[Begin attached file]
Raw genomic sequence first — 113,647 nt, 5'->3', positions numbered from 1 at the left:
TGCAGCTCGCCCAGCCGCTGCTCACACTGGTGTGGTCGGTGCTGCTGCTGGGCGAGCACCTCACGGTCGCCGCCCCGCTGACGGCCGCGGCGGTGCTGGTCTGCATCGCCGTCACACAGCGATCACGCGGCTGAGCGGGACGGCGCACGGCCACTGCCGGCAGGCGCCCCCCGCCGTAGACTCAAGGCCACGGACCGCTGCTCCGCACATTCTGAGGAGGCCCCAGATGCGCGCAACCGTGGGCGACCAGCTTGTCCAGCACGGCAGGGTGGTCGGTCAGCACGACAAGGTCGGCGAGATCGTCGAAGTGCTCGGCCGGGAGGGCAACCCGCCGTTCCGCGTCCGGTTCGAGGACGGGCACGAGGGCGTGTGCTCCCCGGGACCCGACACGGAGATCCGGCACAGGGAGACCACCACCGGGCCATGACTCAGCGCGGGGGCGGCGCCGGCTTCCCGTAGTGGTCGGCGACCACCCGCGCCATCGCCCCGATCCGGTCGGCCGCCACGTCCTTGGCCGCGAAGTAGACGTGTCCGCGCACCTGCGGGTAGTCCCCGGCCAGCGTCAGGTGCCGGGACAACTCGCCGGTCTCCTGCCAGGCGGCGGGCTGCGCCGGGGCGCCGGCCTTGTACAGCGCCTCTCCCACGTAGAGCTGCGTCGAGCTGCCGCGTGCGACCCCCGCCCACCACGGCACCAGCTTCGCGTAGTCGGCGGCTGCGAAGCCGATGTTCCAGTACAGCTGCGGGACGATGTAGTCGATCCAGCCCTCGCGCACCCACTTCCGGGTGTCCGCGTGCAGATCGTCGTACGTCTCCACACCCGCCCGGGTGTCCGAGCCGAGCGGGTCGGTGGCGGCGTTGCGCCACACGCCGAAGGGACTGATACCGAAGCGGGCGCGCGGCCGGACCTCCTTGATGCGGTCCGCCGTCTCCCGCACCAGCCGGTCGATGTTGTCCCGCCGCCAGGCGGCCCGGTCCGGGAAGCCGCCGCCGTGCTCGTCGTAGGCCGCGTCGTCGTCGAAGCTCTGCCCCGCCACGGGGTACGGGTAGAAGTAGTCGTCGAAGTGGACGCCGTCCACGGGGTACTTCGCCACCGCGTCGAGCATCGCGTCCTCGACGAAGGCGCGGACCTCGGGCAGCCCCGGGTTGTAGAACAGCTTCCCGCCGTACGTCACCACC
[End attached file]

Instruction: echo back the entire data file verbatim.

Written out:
Raw genomic sequence first — 113,647 nt, 5'->3', positions numbered from 1 at the left:
TGCAGCTCGCCCAGCCGCTGCTCACACTGGTGTGGTCGGTGCTGCTGCTGGGCGAGCACCTCACGGTCGCCGCCCCGCTGACGGCCGCGGCGGTGCTGGTCTGCATCGCCGTCACACAGCGATCACGCGGCTGAGCGGGACGGCGCACGGCCACTGCCGGCAGGCGCCCCCCGCCGTAGACTCAAGGCCACGGACCGCTGCTCCGCACATTCTGAGGAGGCCCCAGATGCGCGCAACCGTGGGCGACCAGCTTGTCCAGCACGGCAGGGTGGTCGGTCAGCACGACAAGGTCGGCGAGATCGTCGAAGTGCTCGGCCGGGAGGGCAACCCGCCGTTCCGCGTCCGGTTCGAGGACGGGCACGAGGGCGTGTGCTCCCCGGGACCCGACACGGAGATCCGGCACAGGGAGACCACCACCGGGCCATGACTCAGCGCGGGGGCGGCGCCGGCTTCCCGTAGTGGTCGGCGACCACCCGCGCCATCGCCCCGATCCGGTCGGCCGCCACGTCCTTGGCCGCGAAGTAGACGTGTCCGCGCACCTGCGGGTAGTCCCCGGCCAGCGTCAGGTGCCGGGACAACTCGCCGGTCTCCTGCCAGGCGGCGGGCTGCGCCGGGGCGCCGGCCTTGTACAGCGCCTCTCCCACGTAGAGCTGCGTCGAGCTGCCGCGTGCGACCCCCGCCCACCACGGCACCAGCTTCGCGTAGTCGGCGGCTGCGAAGCCGATGTTCCAGTACAGCTGCGGGACGATGTAGTCGATCCAGCCCTCGCGCACCCACTTCCGGGTGTCCGCGTGCAGATCGTCGTACGTCTCCACACCCGCCCGGGTGTCCGAGCCGAGCGGGTCGGTGGCGGCGTTGCGCCACACGCCGAAGGGACTGATACCGAAGCGGGCGCGCGGCCGGACCTCCTTGATGCGGTCCGCCGTCTCCCGCACCAGCCGGTCGATGTTGTCCCGCCGCCAGGCGGCCCGGTCCGGGAAGCCGCCGCCGTGCTCGTCGTAGGCCGCGTCGTCGTCGAAGCTCTGCCCCGCCACGGGGTACGGGTAGAAGTAGTCGTCGAAGTGGACGCCGTCCACGGGGTACTTCGCCACCGCGTCGAGCATCGCGTCCTCGACGAAGGCGCGGACCTCGGGCAGCCCCGGGTTGTAGAACAGCTTCCCGCCGTACGTCACCACC